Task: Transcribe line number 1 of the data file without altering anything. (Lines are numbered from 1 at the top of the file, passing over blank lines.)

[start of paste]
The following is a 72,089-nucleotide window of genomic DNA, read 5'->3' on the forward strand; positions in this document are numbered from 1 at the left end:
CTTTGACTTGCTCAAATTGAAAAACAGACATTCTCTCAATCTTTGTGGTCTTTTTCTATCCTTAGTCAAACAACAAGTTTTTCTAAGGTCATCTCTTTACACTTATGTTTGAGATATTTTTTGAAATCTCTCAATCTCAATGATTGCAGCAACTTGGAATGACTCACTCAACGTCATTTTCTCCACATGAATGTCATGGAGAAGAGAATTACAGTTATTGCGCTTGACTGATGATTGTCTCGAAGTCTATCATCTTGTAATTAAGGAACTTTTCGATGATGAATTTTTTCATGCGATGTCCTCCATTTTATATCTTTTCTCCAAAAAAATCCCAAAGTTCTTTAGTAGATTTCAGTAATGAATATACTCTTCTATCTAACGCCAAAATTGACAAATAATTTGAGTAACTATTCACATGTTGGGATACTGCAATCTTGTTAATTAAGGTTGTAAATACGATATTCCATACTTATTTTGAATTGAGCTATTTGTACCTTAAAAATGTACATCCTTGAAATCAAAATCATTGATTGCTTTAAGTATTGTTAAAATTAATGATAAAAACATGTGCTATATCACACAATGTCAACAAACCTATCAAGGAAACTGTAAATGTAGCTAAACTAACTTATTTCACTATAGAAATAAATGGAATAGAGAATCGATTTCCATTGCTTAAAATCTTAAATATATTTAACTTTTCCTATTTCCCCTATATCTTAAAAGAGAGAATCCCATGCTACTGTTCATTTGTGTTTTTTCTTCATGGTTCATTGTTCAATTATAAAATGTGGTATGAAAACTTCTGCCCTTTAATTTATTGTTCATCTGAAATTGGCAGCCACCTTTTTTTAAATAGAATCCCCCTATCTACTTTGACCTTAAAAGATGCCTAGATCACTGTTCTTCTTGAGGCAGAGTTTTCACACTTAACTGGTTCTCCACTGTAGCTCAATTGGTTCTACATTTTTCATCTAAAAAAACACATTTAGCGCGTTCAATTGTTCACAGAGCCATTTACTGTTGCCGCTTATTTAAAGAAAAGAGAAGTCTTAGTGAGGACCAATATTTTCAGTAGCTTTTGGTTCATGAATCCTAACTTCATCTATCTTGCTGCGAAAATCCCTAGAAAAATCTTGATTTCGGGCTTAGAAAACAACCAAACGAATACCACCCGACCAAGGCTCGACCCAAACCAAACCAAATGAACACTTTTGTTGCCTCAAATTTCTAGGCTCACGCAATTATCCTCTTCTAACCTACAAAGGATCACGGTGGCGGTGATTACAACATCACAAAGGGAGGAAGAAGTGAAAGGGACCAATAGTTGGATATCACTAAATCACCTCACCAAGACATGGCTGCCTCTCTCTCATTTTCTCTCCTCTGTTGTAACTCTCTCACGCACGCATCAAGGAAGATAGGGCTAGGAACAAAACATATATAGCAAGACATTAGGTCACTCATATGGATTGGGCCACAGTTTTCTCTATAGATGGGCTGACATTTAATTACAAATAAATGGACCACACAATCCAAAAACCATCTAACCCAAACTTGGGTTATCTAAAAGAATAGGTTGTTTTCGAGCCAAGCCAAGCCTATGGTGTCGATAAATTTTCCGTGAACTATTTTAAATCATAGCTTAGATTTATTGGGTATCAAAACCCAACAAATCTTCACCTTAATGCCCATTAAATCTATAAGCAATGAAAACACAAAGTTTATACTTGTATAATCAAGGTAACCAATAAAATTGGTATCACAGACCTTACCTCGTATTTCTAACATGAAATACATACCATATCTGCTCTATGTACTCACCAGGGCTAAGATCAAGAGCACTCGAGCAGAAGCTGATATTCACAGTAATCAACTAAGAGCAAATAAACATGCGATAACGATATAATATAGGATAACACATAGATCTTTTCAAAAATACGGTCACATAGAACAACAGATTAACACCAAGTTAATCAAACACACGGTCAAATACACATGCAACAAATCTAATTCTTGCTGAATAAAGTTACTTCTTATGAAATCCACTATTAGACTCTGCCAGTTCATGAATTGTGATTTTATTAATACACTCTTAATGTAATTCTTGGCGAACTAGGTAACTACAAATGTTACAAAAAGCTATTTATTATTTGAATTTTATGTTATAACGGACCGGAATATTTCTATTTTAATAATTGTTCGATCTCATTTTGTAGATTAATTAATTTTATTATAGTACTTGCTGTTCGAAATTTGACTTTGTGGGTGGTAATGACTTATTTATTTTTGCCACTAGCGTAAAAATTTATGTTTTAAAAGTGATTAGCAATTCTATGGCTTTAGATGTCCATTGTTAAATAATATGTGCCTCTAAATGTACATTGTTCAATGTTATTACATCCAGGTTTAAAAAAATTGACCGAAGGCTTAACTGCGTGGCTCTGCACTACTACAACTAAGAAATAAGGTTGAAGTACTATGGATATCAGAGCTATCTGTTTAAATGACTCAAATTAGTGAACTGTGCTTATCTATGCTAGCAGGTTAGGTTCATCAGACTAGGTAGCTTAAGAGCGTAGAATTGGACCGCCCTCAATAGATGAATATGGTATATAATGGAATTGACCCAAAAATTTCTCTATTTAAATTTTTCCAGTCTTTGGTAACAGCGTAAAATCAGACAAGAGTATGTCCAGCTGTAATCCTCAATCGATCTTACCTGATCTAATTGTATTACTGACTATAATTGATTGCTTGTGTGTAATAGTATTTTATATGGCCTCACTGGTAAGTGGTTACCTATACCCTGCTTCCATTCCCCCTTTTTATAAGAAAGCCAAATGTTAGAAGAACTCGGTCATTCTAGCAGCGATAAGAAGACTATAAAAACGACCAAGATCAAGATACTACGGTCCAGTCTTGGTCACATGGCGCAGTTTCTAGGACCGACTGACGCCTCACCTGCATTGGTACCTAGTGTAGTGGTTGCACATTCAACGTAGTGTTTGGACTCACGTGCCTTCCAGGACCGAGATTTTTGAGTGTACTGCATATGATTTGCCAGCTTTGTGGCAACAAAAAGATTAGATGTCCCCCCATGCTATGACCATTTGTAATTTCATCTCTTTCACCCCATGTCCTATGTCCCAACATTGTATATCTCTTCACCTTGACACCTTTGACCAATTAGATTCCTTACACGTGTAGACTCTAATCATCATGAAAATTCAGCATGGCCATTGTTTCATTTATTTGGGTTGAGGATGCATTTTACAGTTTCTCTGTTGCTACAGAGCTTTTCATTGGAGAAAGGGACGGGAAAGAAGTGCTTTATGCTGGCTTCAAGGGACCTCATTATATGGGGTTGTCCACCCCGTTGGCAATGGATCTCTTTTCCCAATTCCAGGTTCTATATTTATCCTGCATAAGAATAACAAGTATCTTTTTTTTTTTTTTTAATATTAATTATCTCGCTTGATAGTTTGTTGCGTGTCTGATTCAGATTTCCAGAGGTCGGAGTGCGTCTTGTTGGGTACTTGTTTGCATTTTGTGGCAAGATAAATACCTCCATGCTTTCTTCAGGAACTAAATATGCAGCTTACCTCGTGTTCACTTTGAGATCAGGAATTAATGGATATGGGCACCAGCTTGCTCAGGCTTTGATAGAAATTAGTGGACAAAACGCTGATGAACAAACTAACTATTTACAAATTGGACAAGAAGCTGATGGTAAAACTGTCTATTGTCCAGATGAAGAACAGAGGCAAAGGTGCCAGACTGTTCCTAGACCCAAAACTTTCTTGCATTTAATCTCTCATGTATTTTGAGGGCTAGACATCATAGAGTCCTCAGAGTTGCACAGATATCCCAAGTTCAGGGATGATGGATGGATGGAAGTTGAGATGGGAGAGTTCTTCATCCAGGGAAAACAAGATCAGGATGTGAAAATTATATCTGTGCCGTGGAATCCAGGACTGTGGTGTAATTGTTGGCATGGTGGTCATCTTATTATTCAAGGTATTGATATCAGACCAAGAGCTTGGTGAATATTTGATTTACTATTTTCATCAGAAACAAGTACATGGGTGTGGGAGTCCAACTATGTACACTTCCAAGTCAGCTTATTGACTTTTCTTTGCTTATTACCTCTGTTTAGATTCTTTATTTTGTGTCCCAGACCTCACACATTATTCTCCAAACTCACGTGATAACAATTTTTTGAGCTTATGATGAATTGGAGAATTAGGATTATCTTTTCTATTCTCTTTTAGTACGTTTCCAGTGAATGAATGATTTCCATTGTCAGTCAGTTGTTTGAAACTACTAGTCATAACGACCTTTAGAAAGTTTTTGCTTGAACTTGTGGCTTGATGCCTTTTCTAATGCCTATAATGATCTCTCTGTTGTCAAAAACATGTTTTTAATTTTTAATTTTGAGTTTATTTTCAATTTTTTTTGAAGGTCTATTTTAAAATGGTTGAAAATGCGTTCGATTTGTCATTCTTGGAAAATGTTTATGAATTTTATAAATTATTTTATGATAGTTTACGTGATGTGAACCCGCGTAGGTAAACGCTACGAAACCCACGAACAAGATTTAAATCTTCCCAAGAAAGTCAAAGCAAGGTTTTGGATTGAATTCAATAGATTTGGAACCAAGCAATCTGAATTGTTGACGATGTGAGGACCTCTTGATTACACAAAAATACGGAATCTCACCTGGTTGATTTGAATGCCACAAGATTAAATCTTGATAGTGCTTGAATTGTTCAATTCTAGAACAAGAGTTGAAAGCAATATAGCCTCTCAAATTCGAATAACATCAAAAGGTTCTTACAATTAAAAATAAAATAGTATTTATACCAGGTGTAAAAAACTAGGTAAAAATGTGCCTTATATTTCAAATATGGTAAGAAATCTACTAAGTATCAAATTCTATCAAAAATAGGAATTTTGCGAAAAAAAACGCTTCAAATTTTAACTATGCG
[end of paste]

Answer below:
The following is a 72,089-nucleotide window of genomic DNA, read 5'->3' on the forward strand; positions in this document are numbered from 1 at the left end: